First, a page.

When associated with nasal allergies, you may also experience:
The best treatment for eye allergies is to avoid or limit your exposure to allergens. Your doctor, or an allergist, can help determine which allergens cause your symptoms. Knowing what to avoid will probably help you more than anything, but sometimes avoidance isn't an option. In this case, there are numerous over-the-counter medications that help reduce or control allergy symptoms. Also, your doctor may need to prescribe you a medication that is stronger and perhaps more effective.
Things to consider: Wearing sunglasses or glasses will help to minimize allergens from entering your eyes. Also, keep your air filter clean at home to help reduce the risk of personal environment exposure.
However, in some situations, your personal environment may be contributing to your eyes becoming irritated, and can sometimes make the symptoms more severe.
An allergic reaction is the body's way of fighting the allergens by releasing histamine and other substances. This fighting reaction is why you experience allergy symptoms. It should be noted that eye allergies can be passed to you from your parents. Typically, if both parents had allergies, you’re more likely to experience symptoms as well. Approximately half the U.S. population experience allergy symptoms, and a majority of them affect the eyes.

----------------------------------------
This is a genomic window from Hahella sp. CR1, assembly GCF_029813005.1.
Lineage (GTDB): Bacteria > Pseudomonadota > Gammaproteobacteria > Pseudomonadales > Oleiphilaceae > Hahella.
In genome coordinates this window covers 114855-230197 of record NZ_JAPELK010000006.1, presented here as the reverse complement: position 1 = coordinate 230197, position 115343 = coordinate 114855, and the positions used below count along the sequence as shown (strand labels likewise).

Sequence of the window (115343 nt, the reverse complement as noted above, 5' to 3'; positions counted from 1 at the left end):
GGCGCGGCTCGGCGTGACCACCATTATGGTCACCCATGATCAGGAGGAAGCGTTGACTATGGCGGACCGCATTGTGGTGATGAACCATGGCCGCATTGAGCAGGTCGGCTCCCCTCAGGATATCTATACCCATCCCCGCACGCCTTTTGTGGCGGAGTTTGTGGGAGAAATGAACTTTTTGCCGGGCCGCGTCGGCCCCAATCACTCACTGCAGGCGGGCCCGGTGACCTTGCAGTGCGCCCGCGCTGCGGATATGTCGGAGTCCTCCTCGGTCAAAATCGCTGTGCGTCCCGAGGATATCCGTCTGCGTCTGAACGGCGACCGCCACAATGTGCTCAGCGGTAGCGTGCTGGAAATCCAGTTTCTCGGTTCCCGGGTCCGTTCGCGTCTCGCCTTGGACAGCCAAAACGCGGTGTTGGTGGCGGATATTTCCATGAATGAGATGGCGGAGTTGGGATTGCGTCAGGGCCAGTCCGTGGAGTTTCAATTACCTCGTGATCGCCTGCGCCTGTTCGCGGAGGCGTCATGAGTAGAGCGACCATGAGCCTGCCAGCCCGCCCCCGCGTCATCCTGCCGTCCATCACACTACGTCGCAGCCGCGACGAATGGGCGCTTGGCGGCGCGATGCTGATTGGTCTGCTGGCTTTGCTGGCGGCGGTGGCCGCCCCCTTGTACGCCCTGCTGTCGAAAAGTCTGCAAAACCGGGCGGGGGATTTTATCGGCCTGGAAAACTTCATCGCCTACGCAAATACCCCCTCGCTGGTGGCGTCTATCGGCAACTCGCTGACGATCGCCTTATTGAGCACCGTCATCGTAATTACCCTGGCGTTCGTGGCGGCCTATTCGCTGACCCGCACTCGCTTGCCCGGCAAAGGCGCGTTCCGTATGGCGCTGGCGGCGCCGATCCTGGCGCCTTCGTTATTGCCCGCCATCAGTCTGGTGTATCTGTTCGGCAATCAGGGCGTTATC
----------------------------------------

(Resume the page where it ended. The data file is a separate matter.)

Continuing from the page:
Most eye allergies are caused by either seasonal or environmental exposure to allergens, but you can experience symptoms from both conditions. Seasonal airborne allergens are commonly pollen, mold, ragweed, dust, and they usually affect people who also experience nasal allergy symptoms. Environmental contributors could be dust, smoke, certain foods, pet dander, perfumes or cosmetics, and even antibiotic eye drops. People who are allergic to preservatives in some eye drops need to use a brand that offers a preservative-free option.